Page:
Study Data Exchange: The Unsustainable Path

The current state of study data exchange, based on a tabular representation of study data, is in trouble. The CFAST experience is demonstrating that the requirements for new therapeutic areas (TAs) result in an ever increasing need for new variables and domains. The burden to industry and FDA to adapt to these changes is too great. Rapid changes in implementation guides  (IGs) and the data model itself are quickly exceeding an organization's ability to keep up. As new IG versions emerge, there will be a need to update the TA user guides, not to mention updates to validation rules, databases, etc. The resources needed to do that are quite formidable.

I believe the solution is to adopt a more robust, relational data model for study data exchange that is capable of incorporating new requirements easily, often by simply adding new terms to standard terminologies, rather than adding new variables and domains. The time to do this is now because the current approach is not sustainable. For example, the latest version supported by the most currently published FDA validation rules is SDTM v1.3/SDTM IG 3.1.3 yet the SDTM v1.4 is already published and work is well underway on SDTM v1.5. When I was at FDA, I was the chair of the Change Control Board (CCB) for the validation rules and I can say that it is extremely challenging to keep up with this rate of change, even if the Agency moves towards a paradigm of updating and maintaining just the business rules, as is currently planned.

Let me further illustrate the challenges of sustaining the current path with a simple analogy. Imagine that we want to exchange a person's contact information, similar to what is stored in an electronic address book. What should the exchange standard look like for these data? Here's a simple data model for contact information:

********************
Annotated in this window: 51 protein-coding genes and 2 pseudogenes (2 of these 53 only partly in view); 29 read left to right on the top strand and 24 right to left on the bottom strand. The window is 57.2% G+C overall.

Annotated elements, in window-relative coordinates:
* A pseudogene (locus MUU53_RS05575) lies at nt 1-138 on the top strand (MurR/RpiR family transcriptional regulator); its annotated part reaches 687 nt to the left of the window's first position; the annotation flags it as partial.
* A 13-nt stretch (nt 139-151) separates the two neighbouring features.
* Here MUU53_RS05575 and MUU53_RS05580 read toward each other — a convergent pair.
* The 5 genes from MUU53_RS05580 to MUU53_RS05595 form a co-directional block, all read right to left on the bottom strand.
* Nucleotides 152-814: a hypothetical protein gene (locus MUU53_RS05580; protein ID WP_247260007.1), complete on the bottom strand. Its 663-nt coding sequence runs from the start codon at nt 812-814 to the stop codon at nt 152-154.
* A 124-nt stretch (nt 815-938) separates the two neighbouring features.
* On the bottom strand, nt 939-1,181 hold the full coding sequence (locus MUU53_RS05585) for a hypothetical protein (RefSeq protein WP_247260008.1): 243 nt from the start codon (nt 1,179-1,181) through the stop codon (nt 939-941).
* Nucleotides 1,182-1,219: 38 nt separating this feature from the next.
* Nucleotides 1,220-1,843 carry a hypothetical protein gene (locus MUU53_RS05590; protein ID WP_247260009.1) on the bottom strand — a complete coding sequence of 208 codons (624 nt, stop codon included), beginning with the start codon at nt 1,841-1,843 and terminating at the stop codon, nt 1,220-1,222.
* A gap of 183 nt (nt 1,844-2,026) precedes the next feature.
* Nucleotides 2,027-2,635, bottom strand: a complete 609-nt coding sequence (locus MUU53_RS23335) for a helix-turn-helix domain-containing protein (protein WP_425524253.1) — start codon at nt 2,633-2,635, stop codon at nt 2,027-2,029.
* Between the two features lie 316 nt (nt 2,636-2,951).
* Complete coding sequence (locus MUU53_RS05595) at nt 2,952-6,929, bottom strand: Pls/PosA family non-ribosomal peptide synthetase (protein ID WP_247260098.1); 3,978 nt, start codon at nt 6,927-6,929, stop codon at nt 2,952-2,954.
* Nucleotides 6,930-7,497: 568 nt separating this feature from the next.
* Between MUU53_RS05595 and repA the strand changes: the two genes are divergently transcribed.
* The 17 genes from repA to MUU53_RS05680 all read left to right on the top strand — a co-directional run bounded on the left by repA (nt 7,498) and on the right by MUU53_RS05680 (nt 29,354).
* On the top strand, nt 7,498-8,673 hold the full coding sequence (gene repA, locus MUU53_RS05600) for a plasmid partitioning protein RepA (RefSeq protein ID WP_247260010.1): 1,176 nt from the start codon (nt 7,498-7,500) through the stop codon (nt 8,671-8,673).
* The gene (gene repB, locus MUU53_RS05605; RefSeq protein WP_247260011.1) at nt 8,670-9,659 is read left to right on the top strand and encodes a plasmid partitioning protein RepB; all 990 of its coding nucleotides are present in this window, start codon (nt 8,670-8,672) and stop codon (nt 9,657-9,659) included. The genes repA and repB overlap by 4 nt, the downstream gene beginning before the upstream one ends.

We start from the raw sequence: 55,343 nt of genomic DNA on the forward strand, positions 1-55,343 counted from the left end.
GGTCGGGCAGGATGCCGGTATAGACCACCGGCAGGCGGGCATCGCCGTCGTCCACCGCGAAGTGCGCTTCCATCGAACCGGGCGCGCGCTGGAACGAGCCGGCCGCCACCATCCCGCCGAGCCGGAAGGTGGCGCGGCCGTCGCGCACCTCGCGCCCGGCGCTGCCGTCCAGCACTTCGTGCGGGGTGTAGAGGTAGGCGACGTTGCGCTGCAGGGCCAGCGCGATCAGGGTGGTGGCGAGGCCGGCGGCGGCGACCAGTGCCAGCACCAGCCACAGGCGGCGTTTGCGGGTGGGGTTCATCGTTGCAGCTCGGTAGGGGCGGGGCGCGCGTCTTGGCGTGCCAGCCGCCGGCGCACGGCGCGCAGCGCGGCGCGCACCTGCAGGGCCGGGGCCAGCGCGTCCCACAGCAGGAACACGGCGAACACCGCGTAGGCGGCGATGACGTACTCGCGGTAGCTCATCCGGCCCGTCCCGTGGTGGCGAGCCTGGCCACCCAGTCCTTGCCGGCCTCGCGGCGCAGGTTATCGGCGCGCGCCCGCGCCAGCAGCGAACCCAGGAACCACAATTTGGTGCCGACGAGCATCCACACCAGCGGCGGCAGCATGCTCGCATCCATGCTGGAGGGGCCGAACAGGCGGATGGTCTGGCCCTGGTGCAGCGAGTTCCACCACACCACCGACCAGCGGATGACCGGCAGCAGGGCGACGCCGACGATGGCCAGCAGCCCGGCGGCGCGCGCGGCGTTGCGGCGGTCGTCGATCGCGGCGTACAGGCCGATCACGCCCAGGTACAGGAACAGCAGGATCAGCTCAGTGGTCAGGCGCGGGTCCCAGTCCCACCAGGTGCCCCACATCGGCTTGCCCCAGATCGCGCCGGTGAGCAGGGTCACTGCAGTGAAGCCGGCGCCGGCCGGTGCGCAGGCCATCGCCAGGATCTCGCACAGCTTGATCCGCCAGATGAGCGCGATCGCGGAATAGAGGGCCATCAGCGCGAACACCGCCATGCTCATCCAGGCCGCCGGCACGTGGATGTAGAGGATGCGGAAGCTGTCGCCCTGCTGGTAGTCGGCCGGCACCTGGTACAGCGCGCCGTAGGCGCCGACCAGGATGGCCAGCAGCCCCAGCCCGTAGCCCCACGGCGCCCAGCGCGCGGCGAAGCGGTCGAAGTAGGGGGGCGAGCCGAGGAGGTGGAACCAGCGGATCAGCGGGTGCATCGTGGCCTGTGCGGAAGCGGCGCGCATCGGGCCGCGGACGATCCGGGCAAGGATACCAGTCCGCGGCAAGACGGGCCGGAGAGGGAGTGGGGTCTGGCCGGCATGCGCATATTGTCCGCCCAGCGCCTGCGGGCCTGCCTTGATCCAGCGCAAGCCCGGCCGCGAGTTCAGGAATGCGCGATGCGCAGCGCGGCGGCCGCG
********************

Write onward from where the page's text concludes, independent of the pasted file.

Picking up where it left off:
Assume that we add controlled terminology for certain concepts such as State, Zip Code, Area Code, and we have a perfectly reasonable and functional model. However, how do we handle a new requirement, such as exchanging both home and business addresses, phone numbers and email addresses? The current model doesn't support this requirement, so we update the model. We introduce new variables for home and business addresses, phone numbers, and emails. We get something like this:

Problem solved. Requirement met. We can group these data elements into logical groupings or "domains" and suddenly we start seeing the similarity to the SDTM:

However, validation rules, databases, and tools developed under the first model all need to be updated to accommodate the second model. This takes time and expense.

Yet new requirements continue to emerge. Now we want to exchange mobile phone information, so we update the model yet again to add new variables and a new MB domain:

And the cycle repeats for new TAs: update the IG, the validation rules, databases, tools.

There is a better approach: adopt a more robust relational data model as shown here:

Furthermore, we introduce controlled terminology for email type, address type, phone type (e.g. home, work, mobile), and we can accommodate all the requirements described thus far without a change in the model but rather simply adding new controlled terms to these concepts. More importantly, future requirements are also incorporated easily. Let's say many of the contacts are corporate executives with summer homes and we want to capture second home information? We add a new controlled term to the Address Type concept (i.e. second home) and we're done. No changes to IGs, validation rules, databases etc. are necessarily needed.

Does the more robust relational data model solve all our problems? No. New requirements may yet emerge that may necesitate changes to the underlying model (e.g. birth date, marital status), but the goal is to design the relational model as flexible as possible to make the need for such changes as infrequent as possible, to minimize the implementation burden.

Getting back to study data exchange. I believe we are in dire need of a new, more robust data model that represents all clinical observations and assessments in a single standard representation so that new clinical data requirements for additional therapeutic areas can be incorporated easily by adding new terms to a dictionary and without having to change the underlying model. The current approach is not sustainable and I foresee the entire therapeutic area standardization effort collapsing under its own weight. I think it is already starting to happen.